TJ Powar Has Something to Prove is, unequivocally, a book with a message. But it’s not the kind of book that gets lost in the message. Instead, it’s the kind of book that frames a lesson on how we should view the world in an interesting, engaging way. We are far removed from the kind of books that would just spell out the moral for you, instead TJ Powar Has Something to Prove works hard to make you feel with the characters. That’s why the message lands.
We had a chance to talk to Jesmeen Kaur Deo about the book, the very clear critique of beauty standards and making TJ a fun, relatable character, and though once again, we started with the message, for us, and for her, TJ Powar Has Something to Prove is about so much more than that.
However, intent goes along way, and Deo was honest about the fact that the book more or less formed around the intention to critique the way beauty standards are set by society, and how they shape not just who we are, but who we aspire to be.
“A good friend of mine and I had been talking a lot about performative beauty standards, and then I had the idea to write a book addressing body hair stigma, and those two things came together,” she told us, and the beginnings of the book actually feel very familiar to us. We’ve all had these discussions, it’s just that not all of us end up actually writing the book! Deo went on to explain. “I was frustrated with empty body positivity messaging. I wanted to write something that didn’t flinch away from the “ugliness” of our own bodies or the idea that this could co-exist with romance.”
You can’t see me nodding right now, but I very much am. And though the story and the characters to go with the idea came later, they aren’t any less important to the way the message is transmitted. Every book is a journey, and Deo shared that she also learned many things as she was writing and researching, which helped her not just refine the themes, but the characters as well.
She also was very clear about the reasons why these Westernized beauty standards need to be put into perspective. “For one, a lot of those beauty standards are not just skin deep. They are shaped by historical social prejudices such as racism and transphobia,” she explained, and then took it a step further. “If we don’t consciously recognize that and work towards correcting it, we perpetuate those prejudices.”
And, even on a smaller, individual level, Deo also told us that she believes “we’d have a much healthier relationship with our body image (and our wallets) if we freed ourselves from traditional beauty conventions and learned to cultivate our own.”
This all comes to head in the book, and it does so in a way that will feel recognizable. Being young is complicated, a being a woman makes the whole thing even more complex. That’s why, for Deo, one of her favorite scenes was “the last one TJ has with her esthetician, Lulu.” She didn’t want to spoil it, but she did tell us that in that scene “Lulu tells her a lot of things she needs to hear about her relationship to her body hair, and to beauty in general. I think it’s something we could all stand to hear from time to time. I certainly wish someone had told it to me as a teen.”
But TJ’s journey isn’t just about what others can teach her, or about what she can teach us. Instead, she’s just a young woman whose experience reflect what many brown women have to live through. And Deo knew, from the get-go, she needed “a protagonist who could put up with my worst body-hair-related nightmares from high school.”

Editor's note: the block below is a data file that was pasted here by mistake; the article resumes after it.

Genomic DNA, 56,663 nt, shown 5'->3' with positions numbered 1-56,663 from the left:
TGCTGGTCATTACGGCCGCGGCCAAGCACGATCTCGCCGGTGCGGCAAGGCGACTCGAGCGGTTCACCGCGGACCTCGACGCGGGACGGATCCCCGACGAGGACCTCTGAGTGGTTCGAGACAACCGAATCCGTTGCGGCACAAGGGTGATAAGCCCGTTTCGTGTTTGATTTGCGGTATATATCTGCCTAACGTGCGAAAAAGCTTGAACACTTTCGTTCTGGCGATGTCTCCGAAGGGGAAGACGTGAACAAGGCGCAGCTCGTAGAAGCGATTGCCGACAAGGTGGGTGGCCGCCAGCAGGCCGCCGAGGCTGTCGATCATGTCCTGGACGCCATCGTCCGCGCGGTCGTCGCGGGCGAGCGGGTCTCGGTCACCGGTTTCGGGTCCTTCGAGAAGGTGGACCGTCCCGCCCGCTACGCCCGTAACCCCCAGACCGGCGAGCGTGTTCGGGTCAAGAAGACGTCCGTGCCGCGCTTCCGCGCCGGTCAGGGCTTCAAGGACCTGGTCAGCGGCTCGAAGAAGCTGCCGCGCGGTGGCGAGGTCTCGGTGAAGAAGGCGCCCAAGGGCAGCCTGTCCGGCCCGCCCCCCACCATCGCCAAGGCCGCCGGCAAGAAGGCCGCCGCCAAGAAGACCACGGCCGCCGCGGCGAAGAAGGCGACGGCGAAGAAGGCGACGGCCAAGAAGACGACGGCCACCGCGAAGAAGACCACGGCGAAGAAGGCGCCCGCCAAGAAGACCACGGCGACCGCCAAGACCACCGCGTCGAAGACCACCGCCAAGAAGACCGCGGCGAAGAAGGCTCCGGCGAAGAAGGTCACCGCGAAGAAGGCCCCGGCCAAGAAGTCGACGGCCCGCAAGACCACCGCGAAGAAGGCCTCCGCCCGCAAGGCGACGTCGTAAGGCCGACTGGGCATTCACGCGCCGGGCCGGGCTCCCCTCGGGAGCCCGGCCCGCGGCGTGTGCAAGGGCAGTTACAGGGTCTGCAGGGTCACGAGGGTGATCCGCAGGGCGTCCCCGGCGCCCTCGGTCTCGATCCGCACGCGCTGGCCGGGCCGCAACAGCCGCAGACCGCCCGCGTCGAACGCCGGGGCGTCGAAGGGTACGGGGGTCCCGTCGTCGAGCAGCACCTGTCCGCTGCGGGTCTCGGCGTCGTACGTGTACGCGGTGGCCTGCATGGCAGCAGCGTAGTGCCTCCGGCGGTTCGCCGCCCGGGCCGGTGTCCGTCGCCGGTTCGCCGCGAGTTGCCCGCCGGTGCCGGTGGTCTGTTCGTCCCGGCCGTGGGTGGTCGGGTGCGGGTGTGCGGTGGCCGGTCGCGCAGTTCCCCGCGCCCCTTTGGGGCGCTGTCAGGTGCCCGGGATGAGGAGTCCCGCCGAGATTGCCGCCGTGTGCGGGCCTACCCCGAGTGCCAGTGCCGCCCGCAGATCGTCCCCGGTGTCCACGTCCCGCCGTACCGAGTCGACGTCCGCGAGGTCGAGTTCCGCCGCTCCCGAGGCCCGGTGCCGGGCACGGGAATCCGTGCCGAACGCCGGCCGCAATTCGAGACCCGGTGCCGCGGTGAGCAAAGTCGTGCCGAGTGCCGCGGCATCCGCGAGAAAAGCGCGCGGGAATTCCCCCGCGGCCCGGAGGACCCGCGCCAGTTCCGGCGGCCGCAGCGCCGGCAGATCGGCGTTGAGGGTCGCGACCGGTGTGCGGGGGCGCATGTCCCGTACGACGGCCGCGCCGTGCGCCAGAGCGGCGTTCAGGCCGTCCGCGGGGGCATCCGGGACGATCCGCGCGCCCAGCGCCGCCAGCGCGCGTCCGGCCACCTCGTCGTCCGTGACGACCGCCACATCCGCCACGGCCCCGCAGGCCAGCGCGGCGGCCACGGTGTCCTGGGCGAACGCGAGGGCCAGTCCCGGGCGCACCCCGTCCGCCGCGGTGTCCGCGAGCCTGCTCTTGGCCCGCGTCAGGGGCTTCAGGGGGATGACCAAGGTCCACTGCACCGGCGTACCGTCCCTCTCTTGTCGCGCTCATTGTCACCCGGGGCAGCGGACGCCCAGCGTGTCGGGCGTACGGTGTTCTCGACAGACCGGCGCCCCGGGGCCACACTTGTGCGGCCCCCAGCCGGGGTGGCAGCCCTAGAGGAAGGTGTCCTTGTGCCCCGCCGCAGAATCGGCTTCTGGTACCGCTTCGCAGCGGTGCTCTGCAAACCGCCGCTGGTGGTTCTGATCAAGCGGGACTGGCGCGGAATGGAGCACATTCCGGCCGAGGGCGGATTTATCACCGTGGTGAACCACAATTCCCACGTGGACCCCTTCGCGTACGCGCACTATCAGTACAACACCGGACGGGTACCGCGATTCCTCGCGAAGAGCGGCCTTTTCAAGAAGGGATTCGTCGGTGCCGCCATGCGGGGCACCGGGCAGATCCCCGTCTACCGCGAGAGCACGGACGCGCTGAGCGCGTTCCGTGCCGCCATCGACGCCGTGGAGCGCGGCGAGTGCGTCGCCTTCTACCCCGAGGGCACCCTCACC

“She had to be stubborn and fixated on proving herself right, because in the story she needs that to motivate her when she gets so much discouragement and so many negative reactions.”
Beyond that, though, Deo wanted to “show how drastically beauty can change peoples’ perceptions of you,” which is why it made sense for TJ to start the story “as a pretty popular girl, to show how her social status changes when she allows her hair to grow.”
Ironically, despite the message of the book, that part was hard for Deo to write – and especially, to describe. “I had never seen it portrayed before and getting past that ingrained stigma was like pulling teeth,” she told us. But got through it she did, just as TJ, and thanks to that we have a story that not only challenges our expectations, but that reminds us that it’s okay to challenge those of everyone else around us. We make our own decisions as to what looks good, and what makes us comfortable. No one else.
TJ Powar Has Something to Prove is available now, wherever books are sold. You can find the synopsis below:
A charming rom-com about high school debater TJ Powar who—after becoming the subject of an ugly meme—makes a resolution to stop shaving, plucking, and waxing, and prove that she can be her hairy self and still be beautiful…but soon finds this may be her most difficult debate yet. Perfect for fans of Netflix’s Never Have I Ever.
When TJ Powar—a pretty, popular debater—and her cousin Simran become the subject of a meme: with TJ being the “expectation” of dating an Indian girl and her Sikh cousin who does not remove her body hair being the “reality”—TJ decides to take a stand.
She ditches her razors, cancels her waxing appointments, and sets a debate resolution for herself: “This House Believes That TJ Powar can be her hairy self, and still be beautiful.” Only, as she sets about proving her point, she starts to seriously doubt anyone could care about her just the way she is—even when the infuriating boy from a rival debate team seems determined to prove otherwise.
As her carefully crafted sense of self begins to crumble, TJ realizes that winning this debate may cost her far more than the space between her eyebrows. And that the hardest judge to convince of her arguments might just be herself.